A.R. Rahman

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Slumdog Millionaire

Revered Bollywood film composer A.R. Rahman exchanges ideas and anecdotes with Jason Bentley as they review the soundtrack to Slumdog Millionaire on Morning Becomes Eclectic at 11:15am.


Excerpts from A.R. Rahman on Morning Becomes Eclectic.

Jason Bentley: Next up on Morning Becomes Eclectic we welcome the great Indian composer A.R. Rahman. He has scored over 130 films and sold more than 100 million records worldwide. Welcome to KCRW.

A.R. Rahman: How are you?

JB: I'm good, how are you doing?

ARR: I'm good.

JB: Now, Slumdog Millionaire is your latest film in theatres here, although you're so prolific you probably have three, four films out since then. But it's the latest one that's available here in theatres. How did director Danny Boyle first approach you for this project? Did he send you a script?

ARR: Yeah, he sent a script and I was doing another movie at the time, so I was waiting for that to get over. By then he had cut the film already. He sent me a DVD of that; I watched it and I was very impressed. I called him and said, 'when do we start?

So I asked him 'why do you want me and what do you like in my music?' to analyze what to give him because I've been doing different sorts of things. I wanted to be very clear about what I should do in this movie, so he said 'I like this, I like that.' Then I started sending him ideas and he would respond to it, and then, once we had enough ideas to match the film, and all the cues I started developing it even more.

JB: This film's about sort of a young man's quest for love against all odds in his life. There are also a number of themes in the film: the extreme poverty that we see, the extreme population in Mumbai - and, just to give people some perspective, Mumbai is a city of 13 million people -

ARR: -and contradictions.

JB: -and contradictions.

ARR: You're the world's richest person there and the world's poorest people.

JB: So, a great disparity of wealth. Just by comparison, Los Angeles - a city of 4 million people compared to Mumbai of 13 million. Also, we see religious violence, very modern India colliding with the old world and the tradition, and these are all themes in the film. When you think of a movie that - in this case is made by Westerners - did you feel that it was authentic?

ARR: I think Danny [Boyle, director] started loving the place, and it's not in a very condescending way that he has portrayed it. He has probably portrayed it probably true to what it is - which it was 'cause it's a past thing, and now things have changed drastically. There is so much development, there's so much change in Mumbai. So in that way it was right, and what I liked was he captured the spirit of Mumbai, which is undying. It was great.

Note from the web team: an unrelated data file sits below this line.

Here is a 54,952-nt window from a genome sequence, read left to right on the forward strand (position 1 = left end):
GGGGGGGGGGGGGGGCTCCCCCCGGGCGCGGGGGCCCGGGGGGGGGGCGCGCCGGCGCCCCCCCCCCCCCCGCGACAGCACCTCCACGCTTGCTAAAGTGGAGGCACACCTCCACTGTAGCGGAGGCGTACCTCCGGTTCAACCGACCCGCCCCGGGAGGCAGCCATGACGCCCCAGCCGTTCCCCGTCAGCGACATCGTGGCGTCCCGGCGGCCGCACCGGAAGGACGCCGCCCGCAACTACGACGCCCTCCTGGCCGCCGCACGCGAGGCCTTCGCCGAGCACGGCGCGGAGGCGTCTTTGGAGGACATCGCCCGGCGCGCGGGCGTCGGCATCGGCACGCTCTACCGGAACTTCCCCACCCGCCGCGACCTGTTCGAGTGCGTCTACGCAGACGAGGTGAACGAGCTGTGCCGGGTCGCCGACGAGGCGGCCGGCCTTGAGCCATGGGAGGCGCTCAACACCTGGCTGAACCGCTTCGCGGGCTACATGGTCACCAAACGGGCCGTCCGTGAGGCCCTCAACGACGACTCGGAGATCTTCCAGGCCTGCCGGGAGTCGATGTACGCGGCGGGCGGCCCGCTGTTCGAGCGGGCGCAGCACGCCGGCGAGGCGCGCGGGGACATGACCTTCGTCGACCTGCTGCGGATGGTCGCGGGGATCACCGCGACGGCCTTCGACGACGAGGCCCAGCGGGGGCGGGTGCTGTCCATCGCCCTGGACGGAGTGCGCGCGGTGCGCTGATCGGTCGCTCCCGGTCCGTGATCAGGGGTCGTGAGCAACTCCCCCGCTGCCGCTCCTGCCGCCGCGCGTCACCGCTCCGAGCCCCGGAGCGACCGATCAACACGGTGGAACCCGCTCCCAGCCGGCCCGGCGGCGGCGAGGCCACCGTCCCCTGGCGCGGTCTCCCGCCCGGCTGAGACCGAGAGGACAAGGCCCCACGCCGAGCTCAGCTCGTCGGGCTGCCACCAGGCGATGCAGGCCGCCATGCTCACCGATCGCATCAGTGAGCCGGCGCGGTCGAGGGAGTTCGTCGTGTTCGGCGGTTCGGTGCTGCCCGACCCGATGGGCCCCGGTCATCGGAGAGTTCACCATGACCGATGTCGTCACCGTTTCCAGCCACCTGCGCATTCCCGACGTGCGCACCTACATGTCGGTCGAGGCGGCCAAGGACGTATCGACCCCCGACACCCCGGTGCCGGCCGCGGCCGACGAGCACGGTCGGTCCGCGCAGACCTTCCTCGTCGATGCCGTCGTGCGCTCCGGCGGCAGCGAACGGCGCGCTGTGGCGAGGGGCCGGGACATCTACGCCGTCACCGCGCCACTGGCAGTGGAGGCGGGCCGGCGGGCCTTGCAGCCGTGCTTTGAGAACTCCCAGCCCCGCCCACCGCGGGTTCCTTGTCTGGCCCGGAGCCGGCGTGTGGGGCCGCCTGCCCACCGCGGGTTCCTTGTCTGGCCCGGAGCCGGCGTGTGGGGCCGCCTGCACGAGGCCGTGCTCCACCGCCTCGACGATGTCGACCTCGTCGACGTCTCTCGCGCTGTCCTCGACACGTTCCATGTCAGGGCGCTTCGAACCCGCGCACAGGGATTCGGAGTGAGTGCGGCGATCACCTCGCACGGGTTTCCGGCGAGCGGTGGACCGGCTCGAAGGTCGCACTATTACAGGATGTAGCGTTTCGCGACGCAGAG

JB: "…which is undying." Explain that.

ARR: You know, like when you go to New York, you feel that people are motivated and they are just charged and anything that happens, the next day they are back on to work, they don't care about it. They want the life. Bombay is such a place - a lot of things which happen, people keep going, and nobody gets dropped.

JB: It was all very surreal for me as I saw the film, and then the very next morning I awoke to see the headlines of the violence in Mumbai. Where were you when this happened?

ARR: I was recording, and I had a couple of my friends from Mumbai, directors whose songs I was recording, and it was very disturbing. We didn't have time to brood about it, we kept going and finishing the song. And then the next couple of days it striked how big it was. It's created an impact, which is going to change a lot of things…in a good way, though I hate to admit such a bad thing happened, but the results are going to be good. The people are together, and we are not seeing any adversity. They are together and saying that 'we will make a change.'

JB: What is the psyche of the city at this time now - your observation, the spirit that you mentioned? Have people…are they healing or recovered or still in shock?

ARR: For me, after that shock there was another shock. On a personal level, I lost my sound engineer, who was very close to me for 20 years. I tried to finish a project in three days, and I just - I want to get out of this place. And I came to LA, and things are better now and my mind has changed.

In fact, the music head of Fox was saying that they - 'somebody sent me a cue of yours to the Mumbai Theme, and I love the strings on it.' And I said 'the guy who did the strings is no more.' It's irony. Anyway.

JB: I'd like to play that Mumbai theme. This is the first piece that I heard of your work years ago. I think I came across it on a compilation from Talvin Singh, it was on that compilation - but this is associated with the film Bombay from 1995. Can you mention, talk about this piece of music before we go into it?

ARR: Yeah, this piece of music, again there was a big thing which happened in Bombay - the demolition of the masjid and the riots after that and the bombings after that. I think it moved me so greatly that the movie was about two couples from different religions marrying and going to Bombay. I'm still going to call it Bombay. And so when he asked for a tune for a song, this thing came to me. It's not a tune for a song, but it's a tune for a theme, and I recorded the strings without his knowledge and then I sent it to him. And that's how it came about.